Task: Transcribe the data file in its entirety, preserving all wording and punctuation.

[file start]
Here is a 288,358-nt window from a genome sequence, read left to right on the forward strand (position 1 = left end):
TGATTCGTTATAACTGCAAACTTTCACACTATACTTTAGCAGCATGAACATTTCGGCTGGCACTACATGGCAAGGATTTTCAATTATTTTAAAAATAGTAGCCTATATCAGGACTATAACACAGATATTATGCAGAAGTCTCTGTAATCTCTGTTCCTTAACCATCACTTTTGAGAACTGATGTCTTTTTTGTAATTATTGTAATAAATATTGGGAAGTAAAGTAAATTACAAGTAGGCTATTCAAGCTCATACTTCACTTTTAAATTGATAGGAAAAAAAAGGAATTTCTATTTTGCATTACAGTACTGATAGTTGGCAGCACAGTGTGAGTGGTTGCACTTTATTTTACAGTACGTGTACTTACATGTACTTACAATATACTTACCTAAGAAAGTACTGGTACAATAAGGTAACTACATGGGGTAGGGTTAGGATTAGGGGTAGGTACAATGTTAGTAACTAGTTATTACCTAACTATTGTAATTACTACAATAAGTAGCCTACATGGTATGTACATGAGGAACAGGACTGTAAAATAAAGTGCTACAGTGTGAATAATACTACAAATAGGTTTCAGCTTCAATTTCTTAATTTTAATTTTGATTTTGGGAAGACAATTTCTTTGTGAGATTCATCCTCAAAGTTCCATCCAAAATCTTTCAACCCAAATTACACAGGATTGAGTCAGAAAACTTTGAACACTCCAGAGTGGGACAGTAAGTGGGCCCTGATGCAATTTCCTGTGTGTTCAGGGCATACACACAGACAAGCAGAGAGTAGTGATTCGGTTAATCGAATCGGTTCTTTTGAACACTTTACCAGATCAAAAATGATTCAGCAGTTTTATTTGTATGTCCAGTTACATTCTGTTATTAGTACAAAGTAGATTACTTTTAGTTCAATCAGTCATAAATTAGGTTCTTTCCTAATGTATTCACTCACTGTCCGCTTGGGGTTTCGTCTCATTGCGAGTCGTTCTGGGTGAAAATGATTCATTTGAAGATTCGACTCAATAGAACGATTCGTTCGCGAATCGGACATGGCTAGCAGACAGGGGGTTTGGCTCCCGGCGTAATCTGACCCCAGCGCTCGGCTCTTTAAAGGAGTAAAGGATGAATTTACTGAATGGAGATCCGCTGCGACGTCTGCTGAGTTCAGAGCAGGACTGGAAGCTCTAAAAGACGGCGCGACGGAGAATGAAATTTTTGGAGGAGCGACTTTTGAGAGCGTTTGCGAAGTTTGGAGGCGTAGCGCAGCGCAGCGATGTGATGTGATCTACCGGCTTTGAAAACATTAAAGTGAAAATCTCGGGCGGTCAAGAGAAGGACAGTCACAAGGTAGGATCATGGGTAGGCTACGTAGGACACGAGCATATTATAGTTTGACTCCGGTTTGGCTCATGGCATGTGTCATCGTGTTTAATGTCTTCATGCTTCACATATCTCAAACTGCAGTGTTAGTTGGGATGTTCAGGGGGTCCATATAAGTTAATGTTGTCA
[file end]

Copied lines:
Here is a 288,358-nt window from a genome sequence, read left to right on the forward strand (position 1 = left end):
TGATTCGTTATAACTGCAAACTTTCACACTATACTTTAGCAGCATGAACATTTCGGCTGGCACTACATGGCAAGGATTTTCAATTATTTTAAAAATAGTAGCCTATATCAGGACTATAACACAGATATTATGCAGAAGTCTCTGTAATCTCTGTTCCTTAACCATCACTTTTGAGAACTGATGTCTTTTTTGTAATTATTGTAATAAATATTGGGAAGTAAAGTAAATTACAAGTAGGCTATTCAAGCTCATACTTCACTTTTAAATTGATAGGAAAAAAAAGGAATTTCTATTTTGCATTACAGTACTGATAGTTGGCAGCACAGTGTGAGTGGTTGCACTTTATTTTACAGTACGTGTACTTACATGTACTTACAATATACTTACCTAAGAAAGTACTGGTACAATAAGGTAACTACATGGGGTAGGGTTAGGATTAGGGGTAGGTACAATGTTAGTAACTAGTTATTACCTAACTATTGTAATTACTACAATAAGTAGCCTACATGGTATGTACATGAGGAACAGGACTGTAAAATAAAGTGCTACAGTGTGAATAATACTACAAATAGGTTTCAGCTTCAATTTCTTAATTTTAATTTTGATTTTGGGAAGACAATTTCTTTGTGAGATTCATCCTCAAAGTTCCATCCAAAATCTTTCAACCCAAATTACACAGGATTGAGTCAGAAAACTTTGAACACTCCAGAGTGGGACAGTAAGTGGGCCCTGATGCAATTTCCTGTGTGTTCAGGGCATACACACAGACAAGCAGAGAGTAGTGATTCGGTTAATCGAATCGGTTCTTTTGAACACTTTACCAGATCAAAAATGATTCAGCAGTTTTATTTGTATGTCCAGTTACATTCTGTTATTAGTACAAAGTAGATTACTTTTAGTTCAATCAGTCATAAATTAGGTTCTTTCCTAATGTATTCACTCACTGTCCGCTTGGGGTTTCGTCTCATTGCGAGTCGTTCTGGGTGAAAATGATTCATTTGAAGATTCGACTCAATAGAACGATTCGTTCGCGAATCGGACATGGCTAGCAGACAGGGGGTTTGGCTCCCGGCGTAATCTGACCCCAGCGCTCGGCTCTTTAAAGGAGTAAAGGATGAATTTACTGAATGGAGATCCGCTGCGACGTCTGCTGAGTTCAGAGCAGGACTGGAAGCTCTAAAAGACGGCGCGACGGAGAATGAAATTTTTGGAGGAGCGACTTTTGAGAGCGTTTGCGAAGTTTGGAGGCGTAGCGCAGCGCAGCGATGTGATGTGATCTACCGGCTTTGAAAACATTAAAGTGAAAATCTCGGGCGGTCAAGAGAAGGACAGTCACAAGGTAGGATCATGGGTAGGCTACGTAGGACACGAGCATATTATAGTTTGACTCCGGTTTGGCTCATGGCATGTGTCATCGTGTTTAATGTCTTCATGCTTCACATATCTCAAACTGCAGTGTTAGTTGGGATGTTCAGGGGGTCCATATAAGTTAATGTTGTCA